Both Autechre and Warp Records are to be commended for offering an absurd variety of ways to listen to Oversteps. Vinyl, .mp3, 16-bit .wav, 24-bit .wav and CD. Since 320kbs is how most of my music ends up, I only spent ten dollars. I still feel a bit weird about that, since I have every other available CD release sitting on the shelf behind me. I know it’s the future and all, but I still feel a pang of regret, like something has been lost.
There are few regrets on Oversteps – it’s a little bit old, a little bit new. As I’ve mentioned before, the key to each Autechre release are their cover art. A black circle, clean upon first glance but on closer examination appears to be a bit smeared. A mighty grey san serif runs in the left-hand corner, top to bottom, with their name half-eaten by the black stamp.
Clear as a bell.
Now, listen to this:
Ok, first off everyone is going to be all like “WHOAAAAAH melodies and stuff WHOAAAAH!” Well, yeah, mostly. But up close, smeary and drifting, their most “ambient” release since Amber, at least in the sense that’s there’s not nearly as heavy a reliance on beats to convey mood. And convey this album does – the above track is both cheery and a bit mopey, in that the harpsichord lead reminds me most of a Coil song or four from their early days.
*That, of course, leads to bitter what-could-have-beens over the long-rumored collaboration between the two duos – or when drinking with friends, jokes about how the collaboration would have happened had Ae been comprised of young, hairless Thai men.)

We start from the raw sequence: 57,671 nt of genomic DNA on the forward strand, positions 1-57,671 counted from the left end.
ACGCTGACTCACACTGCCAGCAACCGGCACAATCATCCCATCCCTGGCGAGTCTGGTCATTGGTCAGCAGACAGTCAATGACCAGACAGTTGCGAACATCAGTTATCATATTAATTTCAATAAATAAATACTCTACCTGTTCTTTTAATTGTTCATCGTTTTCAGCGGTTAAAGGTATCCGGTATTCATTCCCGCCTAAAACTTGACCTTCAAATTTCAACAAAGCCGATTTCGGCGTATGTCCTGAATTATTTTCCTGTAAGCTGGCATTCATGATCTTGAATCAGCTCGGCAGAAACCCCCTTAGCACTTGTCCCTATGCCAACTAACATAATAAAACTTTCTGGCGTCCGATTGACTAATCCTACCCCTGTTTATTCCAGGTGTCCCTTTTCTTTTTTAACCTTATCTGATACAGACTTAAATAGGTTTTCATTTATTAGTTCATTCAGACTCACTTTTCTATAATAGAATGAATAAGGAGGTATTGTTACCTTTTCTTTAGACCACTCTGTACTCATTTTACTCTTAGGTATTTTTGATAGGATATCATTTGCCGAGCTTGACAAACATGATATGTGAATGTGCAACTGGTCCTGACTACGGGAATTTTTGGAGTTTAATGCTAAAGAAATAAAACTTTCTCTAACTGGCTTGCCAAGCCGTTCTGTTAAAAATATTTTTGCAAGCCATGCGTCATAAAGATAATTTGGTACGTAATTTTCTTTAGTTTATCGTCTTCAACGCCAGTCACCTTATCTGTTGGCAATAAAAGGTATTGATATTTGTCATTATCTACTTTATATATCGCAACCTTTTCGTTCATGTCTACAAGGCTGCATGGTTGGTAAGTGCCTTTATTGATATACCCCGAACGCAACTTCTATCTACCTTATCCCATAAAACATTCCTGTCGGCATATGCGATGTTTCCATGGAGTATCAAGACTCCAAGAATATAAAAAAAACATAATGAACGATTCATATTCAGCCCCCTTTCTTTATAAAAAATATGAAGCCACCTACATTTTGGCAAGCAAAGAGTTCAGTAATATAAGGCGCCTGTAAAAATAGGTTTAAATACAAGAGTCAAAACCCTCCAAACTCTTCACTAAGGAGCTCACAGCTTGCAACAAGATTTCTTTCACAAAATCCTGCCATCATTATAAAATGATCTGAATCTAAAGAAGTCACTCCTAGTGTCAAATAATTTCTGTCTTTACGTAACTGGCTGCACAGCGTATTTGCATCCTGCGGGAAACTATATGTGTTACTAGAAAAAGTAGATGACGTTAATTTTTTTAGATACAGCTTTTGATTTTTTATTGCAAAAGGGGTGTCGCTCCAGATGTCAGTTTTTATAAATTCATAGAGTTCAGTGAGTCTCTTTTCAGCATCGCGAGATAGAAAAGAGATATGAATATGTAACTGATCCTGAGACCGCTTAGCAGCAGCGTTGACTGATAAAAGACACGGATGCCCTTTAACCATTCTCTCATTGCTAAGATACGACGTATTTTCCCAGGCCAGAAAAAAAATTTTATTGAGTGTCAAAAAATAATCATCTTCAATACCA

While Oversteps isn’t going to win over anyone who stopped listening back in the mid-90s, it stands a better chance of doing so than anything else, outside of Quaristice. I think it’s a remarkably enjoyable and catchy experience, a synthesis of all the elements produced in a career that has spanned almost two decades. For synth nerds, expect to hear quite a bit of the more stereotypical FM sound (broken pianos, chimes and bells); can a DX re-re-revival be far behind?
It’s straightforward without being dull, and weird without being weird for weirdness’ sake. Not quite funky*, no, but there are moments – notably “Treale” and “d-sho qub” – where the really old style shows through, though the latter track eventually melts in the style of their more recent releases. Quite a few songs that nod towards their early days in tone and, to a far lesser degree, structure.
A fantastic way to close this, their most “difficult” decade.
Most remarkable of all is the final track. “Yuop” touches on nearly every single element of the Autechre sound in chronological order. It starts with a low hum and a rhythmic series of acidic stabs, followed by those once-ubiquitous synth horns. A huge reverberating bell strikes in the background as the picture becomes more dense and begins to smear, running out of space as each element distorts and breaks down. This messy stew slowly fades out, eventually falling into a low throb that mirrors the long fade in that started Oversteps.
* By funky, I mean “machine funk” or the same kind of funk one could reasonably accuse Kraftwerk of inventing.